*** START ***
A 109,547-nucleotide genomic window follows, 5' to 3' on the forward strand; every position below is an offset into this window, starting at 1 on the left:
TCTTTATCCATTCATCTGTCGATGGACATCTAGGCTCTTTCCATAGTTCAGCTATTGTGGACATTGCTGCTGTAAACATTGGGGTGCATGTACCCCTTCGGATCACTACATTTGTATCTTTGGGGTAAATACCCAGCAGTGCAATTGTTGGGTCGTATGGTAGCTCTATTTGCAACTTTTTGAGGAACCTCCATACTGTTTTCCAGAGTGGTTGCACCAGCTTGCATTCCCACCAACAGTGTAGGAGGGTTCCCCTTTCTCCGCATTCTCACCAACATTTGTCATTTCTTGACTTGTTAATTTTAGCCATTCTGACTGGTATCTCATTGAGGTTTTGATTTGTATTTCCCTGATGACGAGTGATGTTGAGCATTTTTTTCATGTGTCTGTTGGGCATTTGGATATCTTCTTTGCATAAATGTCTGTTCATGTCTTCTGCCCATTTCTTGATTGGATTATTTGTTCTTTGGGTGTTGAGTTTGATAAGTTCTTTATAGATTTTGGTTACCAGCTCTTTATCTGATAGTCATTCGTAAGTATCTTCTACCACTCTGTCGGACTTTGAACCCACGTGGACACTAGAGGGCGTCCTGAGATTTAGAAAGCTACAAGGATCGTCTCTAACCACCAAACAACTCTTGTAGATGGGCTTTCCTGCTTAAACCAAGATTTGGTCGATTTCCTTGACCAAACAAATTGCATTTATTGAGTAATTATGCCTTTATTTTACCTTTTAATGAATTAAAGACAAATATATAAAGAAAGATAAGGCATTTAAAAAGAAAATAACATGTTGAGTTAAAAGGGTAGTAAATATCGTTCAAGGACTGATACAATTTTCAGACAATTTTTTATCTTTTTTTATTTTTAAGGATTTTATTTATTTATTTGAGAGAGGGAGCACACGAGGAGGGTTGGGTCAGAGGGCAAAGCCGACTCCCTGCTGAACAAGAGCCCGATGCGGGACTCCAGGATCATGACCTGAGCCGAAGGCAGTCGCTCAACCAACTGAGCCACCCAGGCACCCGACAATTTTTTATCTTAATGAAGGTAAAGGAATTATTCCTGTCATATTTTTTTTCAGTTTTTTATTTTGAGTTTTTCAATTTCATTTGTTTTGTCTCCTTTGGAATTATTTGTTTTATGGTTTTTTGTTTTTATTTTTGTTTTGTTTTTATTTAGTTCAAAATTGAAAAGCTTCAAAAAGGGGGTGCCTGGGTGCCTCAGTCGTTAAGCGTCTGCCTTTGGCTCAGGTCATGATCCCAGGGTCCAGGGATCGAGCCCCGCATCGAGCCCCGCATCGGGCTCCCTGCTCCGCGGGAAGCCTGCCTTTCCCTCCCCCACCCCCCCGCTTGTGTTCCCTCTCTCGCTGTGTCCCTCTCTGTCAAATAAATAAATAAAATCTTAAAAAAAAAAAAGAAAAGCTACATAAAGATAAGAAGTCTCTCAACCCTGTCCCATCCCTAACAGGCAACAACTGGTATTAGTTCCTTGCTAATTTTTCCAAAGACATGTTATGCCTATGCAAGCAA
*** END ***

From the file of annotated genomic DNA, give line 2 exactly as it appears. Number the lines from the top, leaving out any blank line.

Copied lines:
TCTTTATCCATTCATCTGTCGATGGACATCTAGGCTCTTTCCATAGTTCAGCTATTGTGGACATTGCTGCTGTAAACATTGGGGTGCATGTACCCCTTCGGATCACTACATTTGTATCTTTGGGGTAAATACCCAGCAGTGCAATTGTTGGGTCGTATGGTAGCTCTATTTGCAACTTTTTGAGGAACCTCCATACTGTTTTCCAGAGTGGTTGCACCAGCTTGCATTCCCACCAACAGTGTAGGAGGGTTCCCCTTTCTCCGCATTCTCACCAACATTTGTCATTTCTTGACTTGTTAATTTTAGCCATTCTGACTGGTATCTCATTGAGGTTTTGATTTGTATTTCCCTGATGACGAGTGATGTTGAGCATTTTTTTCATGTGTCTGTTGGGCATTTGGATATCTTCTTTGCATAAATGTCTGTTCATGTCTTCTGCCCATTTCTTGATTGGATTATTTGTTCTTTGGGTGTTGAGTTTGATAAGTTCTTTATAGATTTTGGTTACCAGCTCTTTATCTGATAGTCATTCGTAAGTATCTTCTACCACTCTGTCGGACTTTGAACCCACGTGGACACTAGAGGGCGTCCTGAGATTTAGAAAGCTACAAGGATCGTCTCTAACCACCAAACAACTCTTGTAGATGGGCTTTCCTGCTTAAACCAAGATTTGGTCGATTTCCTTGACCAAACAAATTGCATTTATTGAGTAATTATGCCTTTATTTTACCTTTTAATGAATTAAAGACAAATATATAAAGAAAGATAAGGCATTTAAAAAGAAAATAACATGTTGAGTTAAAAGGGTAGTAAATATCGTTCAAGGACTGATACAATTTTCAGACAATTTTTTATCTTTTTTTATTTTTAAGGATTTTATTTATTTATTTGAGAGAGGGAGCACACGAGGAGGGTTGGGTCAGAGGGCAAAGCCGACTCCCTGCTGAACAAGAGCCCGATGCGGGACTCCAGGATCATGACCTGAGCCGAAGGCAGTCGCTCAACCAACTGAGCCACCCAGGCACCCGACAATTTTTTATCTTAATGAAGGTAAAGGAATTATTCCTGTCATATTTTTTTTCAGTTTTTTATTTTGAGTTTTTCAATTTCATTTGTTTTGTCTCCTTTGGAATTATTTGTTTTATGGTTTTTTGTTTTTATTTTTGTTTTGTTTTTATTTAGTTCAAAATTGAAAAGCTTCAAAAAGGGGGTGCCTGGGTGCCTCAGTCGTTAAGCGTCTGCCTTTGGCTCAGGTCATGATCCCAGGGTCCAGGGATCGAGCCCCGCATCGAGCCCCGCATCGGGCTCCCTGCTCCGCGGGAAGCCTGCCTTTCCCTCCCCCACCCCCCCGCTTGTGTTCCCTCTCTCGCTGTGTCCCTCTCTGTCAAATAAATAAATAAAATCTTAAAAAAAAAAAAGAAAAGCTACATAAAGATAAGAAGTCTCTCAACCCTGTCCCATCCCTAACAGGCAACAACTGGTATTAGTTCCTTGCTAATTTTTCCAAAGACATGTTATGCCTATGCAAGCAA